How much is enough for a down payment? That’s a question we often field with regard to home loan down payments…and there isn’t a stock answer to it.
What Is A Down Payment?
A down payment is a lump sum of money you pay when the sales transaction is officially processed, known as closing. The amount of your down payment is a percentage of your home’s purchase price and reduces the amount that you’ll need to borrow from your mortgage lender.
Different lenders have different down payment requirements. Mortgages insured by the Federal Housing Administration (FHA) need a 3.5% down payment. Conventional loans generally require a minimum of 5% down payment.
• If you are buying a $200,000 house, a 3.5% down payment would be $7,000, and a 5% down payment would be $10,000.
• A larger down payment could lower your monthly mortgage payment and decrease or eliminate the need for Private Mortgage Insurance (PMI).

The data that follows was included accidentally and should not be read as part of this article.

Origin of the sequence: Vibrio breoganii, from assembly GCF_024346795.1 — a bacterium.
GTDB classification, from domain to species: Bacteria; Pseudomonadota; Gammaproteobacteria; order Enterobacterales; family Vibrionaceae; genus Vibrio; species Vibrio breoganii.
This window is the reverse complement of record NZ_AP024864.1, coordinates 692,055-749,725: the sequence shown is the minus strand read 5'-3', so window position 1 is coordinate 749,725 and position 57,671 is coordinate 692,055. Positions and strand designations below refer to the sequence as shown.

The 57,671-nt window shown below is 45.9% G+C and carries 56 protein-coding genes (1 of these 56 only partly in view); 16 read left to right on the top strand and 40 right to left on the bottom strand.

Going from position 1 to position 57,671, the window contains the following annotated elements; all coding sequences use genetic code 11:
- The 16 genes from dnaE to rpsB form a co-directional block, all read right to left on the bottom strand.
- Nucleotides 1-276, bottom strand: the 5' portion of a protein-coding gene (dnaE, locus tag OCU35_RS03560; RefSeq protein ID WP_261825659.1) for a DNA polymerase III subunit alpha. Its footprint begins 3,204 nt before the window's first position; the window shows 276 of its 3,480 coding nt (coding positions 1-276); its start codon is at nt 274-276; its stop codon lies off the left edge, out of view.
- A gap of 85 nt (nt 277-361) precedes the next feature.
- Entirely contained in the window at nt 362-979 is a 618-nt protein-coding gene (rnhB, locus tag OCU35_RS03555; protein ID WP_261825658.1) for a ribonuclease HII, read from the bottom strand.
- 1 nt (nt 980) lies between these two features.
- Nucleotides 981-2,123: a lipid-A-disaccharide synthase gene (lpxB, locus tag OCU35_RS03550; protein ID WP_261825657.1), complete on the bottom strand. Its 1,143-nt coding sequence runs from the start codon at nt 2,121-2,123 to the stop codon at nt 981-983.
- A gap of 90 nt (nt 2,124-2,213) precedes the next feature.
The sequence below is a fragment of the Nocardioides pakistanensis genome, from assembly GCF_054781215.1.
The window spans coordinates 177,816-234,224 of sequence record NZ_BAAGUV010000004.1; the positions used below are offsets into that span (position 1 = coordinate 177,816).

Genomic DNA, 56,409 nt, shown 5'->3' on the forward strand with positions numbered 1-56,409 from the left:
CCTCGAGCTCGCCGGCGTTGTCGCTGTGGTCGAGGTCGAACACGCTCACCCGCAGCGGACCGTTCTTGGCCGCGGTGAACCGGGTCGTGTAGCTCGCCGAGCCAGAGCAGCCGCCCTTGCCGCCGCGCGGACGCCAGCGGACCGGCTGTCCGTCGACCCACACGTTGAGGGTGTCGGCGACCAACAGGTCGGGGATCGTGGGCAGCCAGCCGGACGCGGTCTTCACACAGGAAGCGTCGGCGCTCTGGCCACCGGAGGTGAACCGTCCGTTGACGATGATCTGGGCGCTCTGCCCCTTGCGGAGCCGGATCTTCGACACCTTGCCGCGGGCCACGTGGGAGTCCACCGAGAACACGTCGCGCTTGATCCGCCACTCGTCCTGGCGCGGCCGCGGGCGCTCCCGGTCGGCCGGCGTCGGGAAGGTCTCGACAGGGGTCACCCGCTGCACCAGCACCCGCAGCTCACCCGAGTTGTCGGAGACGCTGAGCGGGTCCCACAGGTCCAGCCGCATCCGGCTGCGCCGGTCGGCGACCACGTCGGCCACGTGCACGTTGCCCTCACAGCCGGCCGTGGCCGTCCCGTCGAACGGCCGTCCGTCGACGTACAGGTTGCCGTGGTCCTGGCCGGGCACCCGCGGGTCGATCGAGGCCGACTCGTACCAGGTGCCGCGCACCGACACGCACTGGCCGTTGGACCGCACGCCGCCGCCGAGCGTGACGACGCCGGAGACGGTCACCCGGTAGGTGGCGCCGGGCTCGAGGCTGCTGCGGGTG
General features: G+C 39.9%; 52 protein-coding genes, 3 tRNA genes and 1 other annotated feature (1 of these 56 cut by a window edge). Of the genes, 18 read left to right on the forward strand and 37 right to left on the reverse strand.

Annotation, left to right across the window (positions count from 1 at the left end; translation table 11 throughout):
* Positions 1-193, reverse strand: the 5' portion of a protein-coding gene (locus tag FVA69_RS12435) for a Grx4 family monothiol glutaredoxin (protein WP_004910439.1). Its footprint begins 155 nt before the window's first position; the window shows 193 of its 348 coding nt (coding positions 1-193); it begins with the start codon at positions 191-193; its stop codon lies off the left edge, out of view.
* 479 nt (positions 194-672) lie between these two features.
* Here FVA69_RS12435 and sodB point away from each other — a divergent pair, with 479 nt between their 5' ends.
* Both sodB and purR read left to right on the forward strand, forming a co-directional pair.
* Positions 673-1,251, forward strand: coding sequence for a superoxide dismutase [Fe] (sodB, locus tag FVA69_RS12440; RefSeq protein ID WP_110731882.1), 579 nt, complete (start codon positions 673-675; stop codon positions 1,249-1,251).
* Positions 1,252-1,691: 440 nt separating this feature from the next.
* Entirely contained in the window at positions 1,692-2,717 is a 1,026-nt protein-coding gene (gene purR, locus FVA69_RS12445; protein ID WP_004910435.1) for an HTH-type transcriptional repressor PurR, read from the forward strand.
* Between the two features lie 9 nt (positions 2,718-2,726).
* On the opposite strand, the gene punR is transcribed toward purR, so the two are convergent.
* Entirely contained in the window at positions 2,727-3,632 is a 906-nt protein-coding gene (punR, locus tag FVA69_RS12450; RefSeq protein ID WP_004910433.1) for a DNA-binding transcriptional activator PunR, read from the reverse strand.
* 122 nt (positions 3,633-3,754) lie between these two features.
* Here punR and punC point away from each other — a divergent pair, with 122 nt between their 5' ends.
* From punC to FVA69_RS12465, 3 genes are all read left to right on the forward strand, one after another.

• It’s a good idea to keep some money in an emergency fund for home maintenance or other surprises.
While it may be tempting to just make the minimum down payment (you still have to buy new furniture, after all), making a larger down payment could really help you.
- Get a (potentially) lower interest rate – you’re a lower risk to the bank, so they may reward you
- Enjoy lower monthly payments – you’ll owe less money overall, so each installment will be lower
- Avoid paying PMI on your conventional mortgage (with 20% or more down)
- Be more competitive in a seller’s market – you’ll need to borrow less, which increases your chance of mortgage loan approval, which means a smooth sale for the seller
When you’re trying to calculate how much to put down, there’s no reason for you to crunch the numbers alone. Give Acadia Lending Group a call so we can discuss your options and determine which loan program will work best for your specific situation.